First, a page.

Steve Jobs, Elon Musk, Jeff Bezos. Popular culture likes to cultivate the myth of the maverick entrepreneur, often attributing the innovation in a company to a lone genius. The reality is that innovative companies cannot and should not rely on singular flashes of genius, but instead should build a culture of innovation from the ground up.
Building such a culture requires thoughtful incentive programs, sustained educational effort and effective intellectual property (IP) leadership.
The Importance of Layered Patent Protection
Just like it is unwise to create a single point of creative failure through reliance on one or two individuals, it is also unwise to create a single point of failure for a patent strategy. In practice, this means not relying on a single technical area for the protection of a product.
In the medical device sector, for example, most new products are a team effort, involving many different disciplines. Innovation is often required in more than one of those disciplines to develop a successful product.
In my prior role as in-house counsel, our company developed sweat-sensing devices that required innovations in microfluidics, electrochemical sensors, software and design, among other fields. By empowering our scientists, engineers and programmers to innovate and collaborate in and across these disciplines, we were rewarded when several of our most valuable patents—including one on a potentiometer and others on groundbreaking physiological testing methods—emerged unexpectedly from these hybrid, cross-field interactions.
The benefit of such a comprehensive strategy is that a single product may be protected by a web of related patents, not merely by a lone patent in a single area of innovation. Layering patent protection through multiple patent types and claim sets can prove crucial, since that lone patent may be an attractive target for a well-funded opportunist trying to appropriate someone else’s hard-won technology.
Creating and Sustaining a Culture of Innovation
While the benefits of a robust innovation culture are apparent, how to create and sustain such a culture is another matter. First, a company should “put its money where its mouth is” by establishing programs to incentivize employees for creating IP.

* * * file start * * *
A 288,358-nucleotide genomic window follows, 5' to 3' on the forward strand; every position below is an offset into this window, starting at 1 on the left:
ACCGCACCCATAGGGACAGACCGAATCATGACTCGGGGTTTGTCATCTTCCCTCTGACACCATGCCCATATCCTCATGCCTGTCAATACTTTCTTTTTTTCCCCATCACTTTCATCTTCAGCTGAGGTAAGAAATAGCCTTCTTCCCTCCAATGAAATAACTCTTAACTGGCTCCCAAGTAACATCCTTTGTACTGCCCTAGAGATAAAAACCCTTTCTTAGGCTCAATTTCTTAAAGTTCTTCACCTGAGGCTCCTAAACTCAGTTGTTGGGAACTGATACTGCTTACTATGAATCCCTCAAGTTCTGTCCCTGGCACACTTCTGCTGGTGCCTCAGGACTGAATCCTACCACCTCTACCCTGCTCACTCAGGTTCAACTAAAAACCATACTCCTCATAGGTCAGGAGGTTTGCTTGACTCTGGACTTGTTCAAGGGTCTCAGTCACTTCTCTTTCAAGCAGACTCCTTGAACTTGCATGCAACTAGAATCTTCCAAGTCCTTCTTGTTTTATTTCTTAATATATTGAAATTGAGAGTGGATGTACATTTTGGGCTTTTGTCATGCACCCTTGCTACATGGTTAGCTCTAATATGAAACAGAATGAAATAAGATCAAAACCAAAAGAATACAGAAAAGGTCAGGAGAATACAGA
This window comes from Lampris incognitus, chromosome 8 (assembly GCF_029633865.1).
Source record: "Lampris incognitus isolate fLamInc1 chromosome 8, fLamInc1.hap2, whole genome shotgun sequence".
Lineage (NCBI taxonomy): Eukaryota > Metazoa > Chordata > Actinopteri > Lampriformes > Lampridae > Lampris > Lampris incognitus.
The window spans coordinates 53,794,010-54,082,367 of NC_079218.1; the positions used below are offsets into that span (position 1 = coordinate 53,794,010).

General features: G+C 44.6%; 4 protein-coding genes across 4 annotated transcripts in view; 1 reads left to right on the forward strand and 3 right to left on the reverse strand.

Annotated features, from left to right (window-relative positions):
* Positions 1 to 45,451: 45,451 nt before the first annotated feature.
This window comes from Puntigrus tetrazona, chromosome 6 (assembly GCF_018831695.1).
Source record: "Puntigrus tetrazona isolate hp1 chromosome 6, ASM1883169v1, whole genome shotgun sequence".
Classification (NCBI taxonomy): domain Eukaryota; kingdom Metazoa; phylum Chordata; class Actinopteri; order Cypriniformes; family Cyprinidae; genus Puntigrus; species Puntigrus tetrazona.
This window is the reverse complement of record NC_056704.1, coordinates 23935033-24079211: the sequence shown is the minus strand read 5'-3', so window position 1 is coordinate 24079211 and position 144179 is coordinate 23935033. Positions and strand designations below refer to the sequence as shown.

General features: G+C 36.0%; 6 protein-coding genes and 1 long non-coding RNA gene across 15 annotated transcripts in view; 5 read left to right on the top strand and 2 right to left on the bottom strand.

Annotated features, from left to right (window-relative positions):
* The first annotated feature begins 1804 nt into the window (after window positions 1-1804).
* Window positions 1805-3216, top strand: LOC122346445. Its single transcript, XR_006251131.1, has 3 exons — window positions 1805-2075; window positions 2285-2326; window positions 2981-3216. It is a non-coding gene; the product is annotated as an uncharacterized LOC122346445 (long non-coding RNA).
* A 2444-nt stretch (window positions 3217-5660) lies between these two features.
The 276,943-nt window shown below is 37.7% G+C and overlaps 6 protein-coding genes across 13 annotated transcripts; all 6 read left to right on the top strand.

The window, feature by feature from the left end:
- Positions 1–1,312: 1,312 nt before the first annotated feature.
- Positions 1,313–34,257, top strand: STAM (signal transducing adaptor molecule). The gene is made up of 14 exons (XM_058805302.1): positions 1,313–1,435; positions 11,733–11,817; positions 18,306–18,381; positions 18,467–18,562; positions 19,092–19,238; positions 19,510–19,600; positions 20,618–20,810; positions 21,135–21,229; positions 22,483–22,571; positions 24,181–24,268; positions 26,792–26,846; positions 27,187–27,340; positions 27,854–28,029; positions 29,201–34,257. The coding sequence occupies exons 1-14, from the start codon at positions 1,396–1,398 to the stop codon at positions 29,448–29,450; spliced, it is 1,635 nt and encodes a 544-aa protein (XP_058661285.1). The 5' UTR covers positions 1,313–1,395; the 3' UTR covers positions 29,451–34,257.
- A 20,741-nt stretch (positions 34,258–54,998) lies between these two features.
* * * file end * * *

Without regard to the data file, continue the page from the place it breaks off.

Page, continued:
For example, an employee could be granted a bonus for each patent the company files naming that employee as an inventor. Similarly, incentive programs could be established to improve patent quality. These incentives, for example, could be tied to the number of claims granted by the United States Patent and Trademark Office (USPTO), inclusion of relevant technology in a product or receipt of income from licensing agreements.
Incentive programs also should not discount the power of public accolades, such as innovation awards for the employee or development team with the most patents or presenting framed patent certificates to inventors with issued patents. However, as powerful as incentives can be, many companies suffer from sluggish innovation cultures not as a result of a lack of motivation, but due to a lack of information.
This is why an effective IP educational program is crucial. Patent law, and intellectual property laws in general, are often perceived as a mysterious black box by the potential innovators at a company. I’ve experienced this phenomenon myself, since many of the scientists and engineers with whom I’ve worked had an instinctual aversion to such unfamiliar landscapes. The last thing they wanted to do was spend time poring over legal documents.
However, a company seeking to add value through innovation should work to overcome these barriers, and one of the best ways to do so is through education. Good IP education programs should demystify the patenting process, establish a common vocabulary, and define and roadmap the inventor’s role.